Granted, it is true that the choices were indeed limited for women who wanted to remain single in Chopin’s day. Without independent wealth, it was virtually impossible for a woman to make a living, as college education was extremely difficult to come by for women, and almost no occupations were open to them, except for a small few, such as teaching. Calixta is absolutely ridiculous in this instance, as would any man be if the genders in the situation were reversed. Using words like “ birthright” to refer to an afternoon’s dalliance, which may now extend to further attentions from Alcee, as evidenced by his suggestion that his wife stay out of town for another month, which can only lead to tragedy for Bobinot and Bibi. It’s not even clear what the “ birthright” here even means, except for her own right to indulge her own desires whenever she feels the need (of course, it’s not clear that Esau understood what his own birthright meant, either – it was never really explained in his showdown with his brother Jacob, but that’s another paper). And what sort of cage is she living in? It’s not as though Bobinot, at least according to the story, is profligate, abusive, or even unkind. She does have a house with walls and a roof, and a husband who picks out delicacies for her – again, is this truly a cage?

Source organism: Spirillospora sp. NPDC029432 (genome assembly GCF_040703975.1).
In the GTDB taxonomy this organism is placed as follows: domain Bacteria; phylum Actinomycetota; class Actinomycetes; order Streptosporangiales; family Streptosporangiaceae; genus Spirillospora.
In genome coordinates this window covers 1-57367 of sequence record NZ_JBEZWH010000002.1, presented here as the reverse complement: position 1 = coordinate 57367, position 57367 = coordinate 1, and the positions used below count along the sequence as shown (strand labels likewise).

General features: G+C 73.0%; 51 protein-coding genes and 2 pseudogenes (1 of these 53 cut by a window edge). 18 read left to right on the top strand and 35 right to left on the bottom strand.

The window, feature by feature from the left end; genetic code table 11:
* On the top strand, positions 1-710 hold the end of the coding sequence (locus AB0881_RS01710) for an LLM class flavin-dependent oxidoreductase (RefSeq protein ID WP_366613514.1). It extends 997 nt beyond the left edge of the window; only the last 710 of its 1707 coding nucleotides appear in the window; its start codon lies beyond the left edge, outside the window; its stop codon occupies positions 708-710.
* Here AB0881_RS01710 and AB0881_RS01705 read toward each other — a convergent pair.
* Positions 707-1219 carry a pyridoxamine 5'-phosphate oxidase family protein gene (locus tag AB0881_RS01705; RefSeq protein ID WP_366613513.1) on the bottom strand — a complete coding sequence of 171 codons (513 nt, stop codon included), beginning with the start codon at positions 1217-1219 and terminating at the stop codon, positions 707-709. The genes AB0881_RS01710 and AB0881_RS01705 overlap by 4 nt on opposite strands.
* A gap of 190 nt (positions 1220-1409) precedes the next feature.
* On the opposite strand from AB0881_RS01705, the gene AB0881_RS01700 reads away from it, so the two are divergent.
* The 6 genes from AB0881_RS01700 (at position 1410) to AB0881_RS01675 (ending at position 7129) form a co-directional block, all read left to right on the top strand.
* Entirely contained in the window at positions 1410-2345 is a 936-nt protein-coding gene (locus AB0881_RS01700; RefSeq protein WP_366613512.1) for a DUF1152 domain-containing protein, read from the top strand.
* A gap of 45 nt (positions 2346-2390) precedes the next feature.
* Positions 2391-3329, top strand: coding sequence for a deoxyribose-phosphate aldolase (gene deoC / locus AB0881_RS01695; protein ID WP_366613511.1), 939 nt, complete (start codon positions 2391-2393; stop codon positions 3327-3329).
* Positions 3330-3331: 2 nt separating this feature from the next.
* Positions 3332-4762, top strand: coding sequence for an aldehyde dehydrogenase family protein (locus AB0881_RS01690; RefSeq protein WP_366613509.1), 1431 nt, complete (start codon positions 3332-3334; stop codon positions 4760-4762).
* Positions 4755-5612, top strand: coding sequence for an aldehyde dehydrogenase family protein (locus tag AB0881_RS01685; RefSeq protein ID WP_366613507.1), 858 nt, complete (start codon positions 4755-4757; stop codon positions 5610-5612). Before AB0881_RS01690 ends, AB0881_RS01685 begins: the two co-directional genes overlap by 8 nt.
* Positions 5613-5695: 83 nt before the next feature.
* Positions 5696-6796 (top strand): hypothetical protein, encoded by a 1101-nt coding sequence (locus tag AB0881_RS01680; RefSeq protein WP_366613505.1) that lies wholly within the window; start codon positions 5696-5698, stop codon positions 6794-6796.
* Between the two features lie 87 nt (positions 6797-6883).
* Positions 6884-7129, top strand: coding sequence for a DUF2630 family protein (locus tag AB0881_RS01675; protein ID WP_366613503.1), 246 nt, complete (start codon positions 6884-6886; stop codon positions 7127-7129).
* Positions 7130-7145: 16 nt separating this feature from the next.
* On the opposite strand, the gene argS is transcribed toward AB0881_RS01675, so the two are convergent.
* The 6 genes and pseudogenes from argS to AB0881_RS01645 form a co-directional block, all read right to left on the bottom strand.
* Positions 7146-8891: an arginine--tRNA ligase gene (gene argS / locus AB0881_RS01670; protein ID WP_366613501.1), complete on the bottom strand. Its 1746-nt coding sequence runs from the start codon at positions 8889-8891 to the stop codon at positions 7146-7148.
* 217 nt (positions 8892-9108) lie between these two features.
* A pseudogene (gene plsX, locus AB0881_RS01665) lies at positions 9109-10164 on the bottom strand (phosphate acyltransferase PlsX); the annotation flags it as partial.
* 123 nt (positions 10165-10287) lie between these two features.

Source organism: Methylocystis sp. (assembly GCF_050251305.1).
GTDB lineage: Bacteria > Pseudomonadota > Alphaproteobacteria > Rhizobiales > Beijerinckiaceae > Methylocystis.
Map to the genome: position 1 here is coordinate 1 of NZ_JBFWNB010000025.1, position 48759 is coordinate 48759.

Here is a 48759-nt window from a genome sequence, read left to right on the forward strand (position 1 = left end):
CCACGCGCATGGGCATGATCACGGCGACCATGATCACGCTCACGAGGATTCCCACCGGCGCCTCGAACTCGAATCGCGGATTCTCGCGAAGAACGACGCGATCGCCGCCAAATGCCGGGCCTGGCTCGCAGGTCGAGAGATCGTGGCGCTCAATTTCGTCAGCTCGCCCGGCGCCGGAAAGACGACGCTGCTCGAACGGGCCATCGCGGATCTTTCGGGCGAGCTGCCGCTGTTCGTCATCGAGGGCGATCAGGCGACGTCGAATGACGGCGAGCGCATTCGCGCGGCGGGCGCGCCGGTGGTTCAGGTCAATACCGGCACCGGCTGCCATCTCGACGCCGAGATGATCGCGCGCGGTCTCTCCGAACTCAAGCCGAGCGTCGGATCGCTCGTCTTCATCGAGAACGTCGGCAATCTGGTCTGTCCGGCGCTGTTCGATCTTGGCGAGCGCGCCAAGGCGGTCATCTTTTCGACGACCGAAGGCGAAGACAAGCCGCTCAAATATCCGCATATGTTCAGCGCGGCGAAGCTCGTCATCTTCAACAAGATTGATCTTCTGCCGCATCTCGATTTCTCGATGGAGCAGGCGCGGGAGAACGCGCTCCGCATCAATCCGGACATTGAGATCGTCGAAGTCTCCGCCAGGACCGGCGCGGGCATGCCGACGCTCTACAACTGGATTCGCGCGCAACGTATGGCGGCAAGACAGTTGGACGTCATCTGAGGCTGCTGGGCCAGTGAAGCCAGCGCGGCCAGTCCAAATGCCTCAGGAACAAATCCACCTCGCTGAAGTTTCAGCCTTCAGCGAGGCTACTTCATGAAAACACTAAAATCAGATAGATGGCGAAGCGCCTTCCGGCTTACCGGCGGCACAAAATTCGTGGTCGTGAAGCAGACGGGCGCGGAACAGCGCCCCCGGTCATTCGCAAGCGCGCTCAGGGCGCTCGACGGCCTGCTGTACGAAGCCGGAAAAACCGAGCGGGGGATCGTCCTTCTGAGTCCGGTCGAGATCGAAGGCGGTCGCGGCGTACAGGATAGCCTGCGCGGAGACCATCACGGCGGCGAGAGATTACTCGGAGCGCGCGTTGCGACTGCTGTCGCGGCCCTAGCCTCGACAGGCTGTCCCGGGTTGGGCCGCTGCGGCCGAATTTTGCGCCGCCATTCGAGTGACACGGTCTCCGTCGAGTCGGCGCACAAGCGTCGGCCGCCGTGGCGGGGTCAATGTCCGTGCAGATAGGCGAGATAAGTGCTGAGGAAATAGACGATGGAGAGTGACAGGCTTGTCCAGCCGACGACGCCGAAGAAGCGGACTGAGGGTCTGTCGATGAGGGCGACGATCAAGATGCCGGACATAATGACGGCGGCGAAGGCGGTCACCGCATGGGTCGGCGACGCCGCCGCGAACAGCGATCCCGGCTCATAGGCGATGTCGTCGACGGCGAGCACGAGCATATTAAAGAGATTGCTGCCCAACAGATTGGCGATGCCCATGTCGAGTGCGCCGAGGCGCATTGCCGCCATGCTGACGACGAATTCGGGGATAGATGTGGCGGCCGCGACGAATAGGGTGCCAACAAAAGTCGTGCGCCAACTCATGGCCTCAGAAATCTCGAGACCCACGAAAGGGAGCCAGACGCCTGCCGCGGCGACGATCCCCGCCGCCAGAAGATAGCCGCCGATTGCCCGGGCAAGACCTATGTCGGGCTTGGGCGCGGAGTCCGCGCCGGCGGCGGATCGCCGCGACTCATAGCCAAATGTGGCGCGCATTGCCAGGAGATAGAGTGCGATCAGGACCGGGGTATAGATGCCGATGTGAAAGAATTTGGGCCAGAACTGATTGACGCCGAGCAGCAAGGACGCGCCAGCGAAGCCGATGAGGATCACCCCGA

There is a good bit that men can learn from the writings of Chopin. Sexual libertinism is dangerous for members of both genders. As John Irving wrote in a number of his novels, sex is indeed a blood sport, as its consequences can be tragic for men and women (and boys and girls who are growing up and learning the wrong lessons). In our own time, men are often looked down upon for the ways in which their desires express themselves; what is worth remembering from this story is that if one is in a relationship to which one has pledged monogamy, then one should be faithful. However, it is also worth remembering that sex is not some sort of manipulative device: after all, if Alcee’s wife had been more giving in that area, Alcee might have been up in Biloxi with her, or at least a bit more satisfied at that point in time. In any event, what happened in that home during that rainstorm, despite the vibrant imagery, was any less shameful than the wily deceit with which any adulterer sloshes about in his (or her) own moral filth.